The inside of his home had the feeling of an empty tavern – warm and inviting, yet strangely sad. The decor consisted mostly of fishing paraphernalia, and in the corner, an old dog that I’d mistaken for a brown rug snoozed away. I got the impression that the dog was his only friend. “I make tea,” he shouted from the kitchen. “You like peppermint?” No, as a matter of fact, I thought peppermint tea was repulsive. “Peppermint’s fine!” I lied, unable to will myself to argue with an old man. Alone in the living room, the warm tavern feeling had shifted. Something was off, though what it was, I didn’t know. I listened to the clanking of cookware, making sure that he was still occupied while I sifted through papers with the name “Nico L.” printed on them, which I guessed was the name of my rescuer. He shuffled back into the room before I had a chance to find anything substantial. My heart beat fast, and I was worried it might shut down like my boat’s engine had. I nodded thanks as I took the mug in my hands. We sat for a while, sipping our lukewarm tea, bound by a rope of silence. I watched him carefully. He looked constantly on the verge of crying as if he was replaying a sad memory in his mind. I couldn’t help but feel bad for him. He was nearing the end of his life, and his solitude was causing him grief. I looked at my lap, not quite knowing what to say. It was then that I saw, lying on the floor, those unmistakable green eyes looking back at me, contained in the prison of a photograph: Angelika Leos. My whole body stiffened. He noticed me staring. “Ah. You look for Angelika,” he croaked. I took a moment to breathe. Steady, heart, steady. “You… know her?” I stared at his creased brown face, which was twisting into a horrible grimace. “Nico,” I whispered. “What happened to her?” He got up and hobbled over to the window, looking down at the sea. “You are lucky,” he began, “that your boat did not sink.” he looked down. “I told my daughter before she left. They don’t make those boats like they used to.” Nico turned to face me then, and his stony expression had turned soft. The tears that I thought would fall never did. He wore the stoic look of a soldier, of a father, of a man that was done crying. “She never listened.”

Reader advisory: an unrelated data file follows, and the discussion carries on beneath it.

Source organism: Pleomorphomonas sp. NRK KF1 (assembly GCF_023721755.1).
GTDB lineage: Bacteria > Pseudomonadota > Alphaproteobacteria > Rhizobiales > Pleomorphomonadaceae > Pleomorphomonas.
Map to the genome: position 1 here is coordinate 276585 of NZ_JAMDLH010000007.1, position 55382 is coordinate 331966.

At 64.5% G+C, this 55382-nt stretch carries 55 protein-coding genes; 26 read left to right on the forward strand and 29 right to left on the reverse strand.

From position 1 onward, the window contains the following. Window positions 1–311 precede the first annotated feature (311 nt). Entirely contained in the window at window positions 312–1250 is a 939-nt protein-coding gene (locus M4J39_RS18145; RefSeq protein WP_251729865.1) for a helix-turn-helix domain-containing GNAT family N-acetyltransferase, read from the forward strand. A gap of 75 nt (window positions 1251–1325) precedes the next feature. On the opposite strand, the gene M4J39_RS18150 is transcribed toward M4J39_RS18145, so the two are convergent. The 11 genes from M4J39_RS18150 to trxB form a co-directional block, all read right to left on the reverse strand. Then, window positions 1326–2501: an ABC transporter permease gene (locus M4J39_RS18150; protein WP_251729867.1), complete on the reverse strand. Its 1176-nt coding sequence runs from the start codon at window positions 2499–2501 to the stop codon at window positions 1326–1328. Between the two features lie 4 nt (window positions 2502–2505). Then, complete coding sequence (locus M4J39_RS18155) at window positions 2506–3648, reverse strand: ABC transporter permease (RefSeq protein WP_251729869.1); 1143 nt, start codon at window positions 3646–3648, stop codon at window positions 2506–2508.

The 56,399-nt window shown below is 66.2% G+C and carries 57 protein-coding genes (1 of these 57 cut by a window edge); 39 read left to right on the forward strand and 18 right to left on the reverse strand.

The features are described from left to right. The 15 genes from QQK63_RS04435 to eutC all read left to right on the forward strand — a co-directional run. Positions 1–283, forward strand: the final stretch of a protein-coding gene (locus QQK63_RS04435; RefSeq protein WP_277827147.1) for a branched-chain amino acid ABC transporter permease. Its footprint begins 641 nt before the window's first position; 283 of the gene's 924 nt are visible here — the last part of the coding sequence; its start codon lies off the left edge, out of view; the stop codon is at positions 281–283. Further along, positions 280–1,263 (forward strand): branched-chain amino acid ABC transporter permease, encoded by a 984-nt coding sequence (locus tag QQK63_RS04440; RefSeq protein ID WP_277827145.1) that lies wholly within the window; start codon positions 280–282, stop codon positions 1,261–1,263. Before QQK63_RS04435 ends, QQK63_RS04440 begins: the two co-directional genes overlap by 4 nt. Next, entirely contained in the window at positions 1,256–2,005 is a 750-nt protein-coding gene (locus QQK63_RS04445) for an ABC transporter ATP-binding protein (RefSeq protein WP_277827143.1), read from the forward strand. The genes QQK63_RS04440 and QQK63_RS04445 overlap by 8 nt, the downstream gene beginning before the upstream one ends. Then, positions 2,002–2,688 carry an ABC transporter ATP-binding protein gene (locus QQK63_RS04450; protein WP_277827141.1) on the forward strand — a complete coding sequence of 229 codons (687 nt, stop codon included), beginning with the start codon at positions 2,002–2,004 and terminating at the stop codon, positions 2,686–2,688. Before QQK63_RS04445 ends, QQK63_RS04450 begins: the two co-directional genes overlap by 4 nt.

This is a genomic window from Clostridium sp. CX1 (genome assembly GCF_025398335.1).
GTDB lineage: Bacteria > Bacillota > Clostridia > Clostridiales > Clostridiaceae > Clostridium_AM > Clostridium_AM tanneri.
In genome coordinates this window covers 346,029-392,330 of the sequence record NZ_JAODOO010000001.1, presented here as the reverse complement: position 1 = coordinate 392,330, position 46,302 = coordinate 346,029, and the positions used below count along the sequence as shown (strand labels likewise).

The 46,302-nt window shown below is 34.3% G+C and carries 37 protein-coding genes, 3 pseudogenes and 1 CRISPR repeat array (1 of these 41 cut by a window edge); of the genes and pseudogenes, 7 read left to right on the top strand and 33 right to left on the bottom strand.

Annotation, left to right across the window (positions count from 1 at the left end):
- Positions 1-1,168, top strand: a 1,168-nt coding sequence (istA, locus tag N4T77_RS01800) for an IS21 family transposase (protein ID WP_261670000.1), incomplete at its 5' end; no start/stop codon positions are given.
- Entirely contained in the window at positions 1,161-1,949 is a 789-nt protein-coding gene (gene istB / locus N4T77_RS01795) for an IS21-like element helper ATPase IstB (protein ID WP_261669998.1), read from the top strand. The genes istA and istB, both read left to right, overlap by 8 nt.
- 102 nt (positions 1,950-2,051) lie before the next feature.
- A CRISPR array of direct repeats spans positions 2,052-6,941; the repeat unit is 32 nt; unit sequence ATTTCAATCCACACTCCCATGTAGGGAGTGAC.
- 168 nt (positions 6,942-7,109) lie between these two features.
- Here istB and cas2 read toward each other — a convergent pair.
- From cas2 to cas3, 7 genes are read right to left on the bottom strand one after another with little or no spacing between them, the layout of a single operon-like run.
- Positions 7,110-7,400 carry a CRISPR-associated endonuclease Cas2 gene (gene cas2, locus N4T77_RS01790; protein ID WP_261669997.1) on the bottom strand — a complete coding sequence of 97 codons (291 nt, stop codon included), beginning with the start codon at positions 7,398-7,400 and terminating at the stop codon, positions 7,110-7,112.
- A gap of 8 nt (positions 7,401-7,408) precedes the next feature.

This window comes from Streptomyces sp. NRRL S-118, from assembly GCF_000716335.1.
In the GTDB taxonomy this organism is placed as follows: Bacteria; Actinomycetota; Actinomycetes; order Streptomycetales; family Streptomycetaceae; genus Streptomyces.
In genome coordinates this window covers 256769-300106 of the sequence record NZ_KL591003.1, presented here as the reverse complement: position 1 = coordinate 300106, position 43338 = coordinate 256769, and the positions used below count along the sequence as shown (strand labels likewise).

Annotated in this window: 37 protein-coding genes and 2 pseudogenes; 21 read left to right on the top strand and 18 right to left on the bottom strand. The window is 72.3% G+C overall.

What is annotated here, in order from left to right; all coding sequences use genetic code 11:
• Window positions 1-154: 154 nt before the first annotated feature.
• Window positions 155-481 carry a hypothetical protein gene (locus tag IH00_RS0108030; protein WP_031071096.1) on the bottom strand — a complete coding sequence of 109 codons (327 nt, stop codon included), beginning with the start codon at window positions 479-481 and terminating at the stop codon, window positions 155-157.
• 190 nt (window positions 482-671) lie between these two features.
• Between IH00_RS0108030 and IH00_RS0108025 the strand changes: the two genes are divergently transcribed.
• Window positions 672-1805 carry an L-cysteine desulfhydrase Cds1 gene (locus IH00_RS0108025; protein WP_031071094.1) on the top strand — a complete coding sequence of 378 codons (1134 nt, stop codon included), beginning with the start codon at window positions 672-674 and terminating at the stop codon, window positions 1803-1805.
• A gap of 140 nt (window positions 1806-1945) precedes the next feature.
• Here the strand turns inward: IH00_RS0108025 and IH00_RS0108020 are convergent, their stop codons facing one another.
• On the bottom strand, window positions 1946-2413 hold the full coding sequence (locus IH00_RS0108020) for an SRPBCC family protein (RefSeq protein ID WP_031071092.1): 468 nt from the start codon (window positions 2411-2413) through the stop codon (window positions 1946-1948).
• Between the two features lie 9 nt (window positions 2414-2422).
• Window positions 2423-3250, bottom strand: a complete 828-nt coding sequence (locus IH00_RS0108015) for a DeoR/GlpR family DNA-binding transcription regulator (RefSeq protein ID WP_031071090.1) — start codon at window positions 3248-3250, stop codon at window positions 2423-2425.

Paying Lobster


“God bless him,” said Georgia, as she stood at the foot of the ramshackle grave marked with the name ‘Renner H. Cromwell’. Beneath it was the date of his death, as well as a short sentimental inscription: ‘A man of honour.’ Georgia and her partner Carolin huddled closely together while the early winter wind whipped around the cemetery. Beneath her heavy scarf, Carolin’s face twisted. “Who paid for the lettering? Aren’t you supposed to pay by the letter?” She stuffed her hands further into her coat pockets and exhaled a cloud of frozen breath. “This son of a bitch’s name alone could put his family in debt.” She bent down as if to observe the handicraft of the headstone up close. Georgia clenched her teeth and glared at her partner. “He was a good man. Really,” she said. Carolin chuckled. “You know, if you have to say that, it usually means he wasn’t very good at all.”

Back on the main road, the pair walked with their heads down towards the centre of town. “I feel like I should have brought flowers,” Georgia said through her scarf. “He was an important man. Do you get cursed if you don’t bring flowers to the grave of an important man?” At first, she laughed at herself for thinking this, but then she felt a chill run up her spine and she fell silent once more. If she wouldn’t be cursed for forgetting flowers, then she sure as hell would be cursed for what she had already done to his grave.